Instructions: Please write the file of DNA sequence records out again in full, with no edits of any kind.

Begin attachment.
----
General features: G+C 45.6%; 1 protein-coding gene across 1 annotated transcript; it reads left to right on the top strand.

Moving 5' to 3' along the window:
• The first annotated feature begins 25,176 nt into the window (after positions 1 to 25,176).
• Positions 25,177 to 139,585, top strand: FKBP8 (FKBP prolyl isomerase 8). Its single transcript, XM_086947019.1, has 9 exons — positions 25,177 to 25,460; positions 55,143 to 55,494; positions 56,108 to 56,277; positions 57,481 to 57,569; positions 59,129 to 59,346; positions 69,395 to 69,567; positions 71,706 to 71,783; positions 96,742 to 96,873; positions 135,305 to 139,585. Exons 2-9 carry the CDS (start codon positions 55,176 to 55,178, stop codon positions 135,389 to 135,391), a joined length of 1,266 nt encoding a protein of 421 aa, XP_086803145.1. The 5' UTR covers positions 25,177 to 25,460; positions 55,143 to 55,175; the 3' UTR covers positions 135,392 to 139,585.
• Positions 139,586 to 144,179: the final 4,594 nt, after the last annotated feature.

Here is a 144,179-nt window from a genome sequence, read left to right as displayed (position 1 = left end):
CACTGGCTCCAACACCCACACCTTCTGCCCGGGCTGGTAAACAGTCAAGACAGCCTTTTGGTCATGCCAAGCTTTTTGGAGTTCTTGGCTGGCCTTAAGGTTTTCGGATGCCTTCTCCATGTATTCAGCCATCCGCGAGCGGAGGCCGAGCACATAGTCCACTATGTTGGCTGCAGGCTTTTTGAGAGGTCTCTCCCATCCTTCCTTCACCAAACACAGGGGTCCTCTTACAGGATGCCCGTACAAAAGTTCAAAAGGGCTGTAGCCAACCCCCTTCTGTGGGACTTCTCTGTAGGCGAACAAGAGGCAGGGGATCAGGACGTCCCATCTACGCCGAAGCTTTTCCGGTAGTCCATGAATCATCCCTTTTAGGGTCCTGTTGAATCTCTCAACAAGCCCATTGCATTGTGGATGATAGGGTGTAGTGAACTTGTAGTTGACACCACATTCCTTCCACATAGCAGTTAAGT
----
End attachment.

General features: G+C 45.6%; 1 protein-coding gene across 1 annotated transcript; it reads left to right on the top strand.

Moving 5' to 3' along the window:
• The first annotated feature begins 25,176 nt into the window (after positions 1 to 25,176).
• Positions 25,177 to 139,585, top strand: FKBP8 (FKBP prolyl isomerase 8). Its single transcript, XM_086947019.1, has 9 exons — positions 25,177 to 25,460; positions 55,143 to 55,494; positions 56,108 to 56,277; positions 57,481 to 57,569; positions 59,129 to 59,346; positions 69,395 to 69,567; positions 71,706 to 71,783; positions 96,742 to 96,873; positions 135,305 to 139,585. Exons 2-9 carry the CDS (start codon positions 55,176 to 55,178, stop codon positions 135,389 to 135,391), a joined length of 1,266 nt encoding a protein of 421 aa, XP_086803145.1. The 5' UTR covers positions 25,177 to 25,460; positions 55,143 to 55,175; the 3' UTR covers positions 135,392 to 139,585.
• Positions 139,586 to 144,179: the final 4,594 nt, after the last annotated feature.

Here is a 144,179-nt window from a genome sequence, read left to right as displayed (position 1 = left end):
CACTGGCTCCAACACCCACACCTTCTGCCCGGGCTGGTAAACAGTCAAGACAGCCTTTTGGTCATGCCAAGCTTTTTGGAGTTCTTGGCTGGCCTTAAGGTTTTCGGATGCCTTCTCCATGTATTCAGCCATCCGCGAGCGGAGGCCGAGCACATAGTCCACTATGTTGGCTGCAGGCTTTTTGAGAGGTCTCTCCCATCCTTCCTTCACCAAACACAGGGGTCCTCTTACAGGATGCCCGTACAAAAGTTCAAAAGGGCTGTAGCCAACCCCCTTCTGTGGGACTTCTCTGTAGGCGAACAAGAGGCAGGGGATCAGGACGTCCCATCTACGCCGAAGCTTTTCCGGTAGTCCATGAATCATCCCTTTTAGGGTCCTGTTGAATCTCTCAACAAGCCCATTGCATTGTGGATGATAGGGTGTAGTGAACTTGTAGTTGACACCACATTCCTTCCACATAGCAGTTAAGT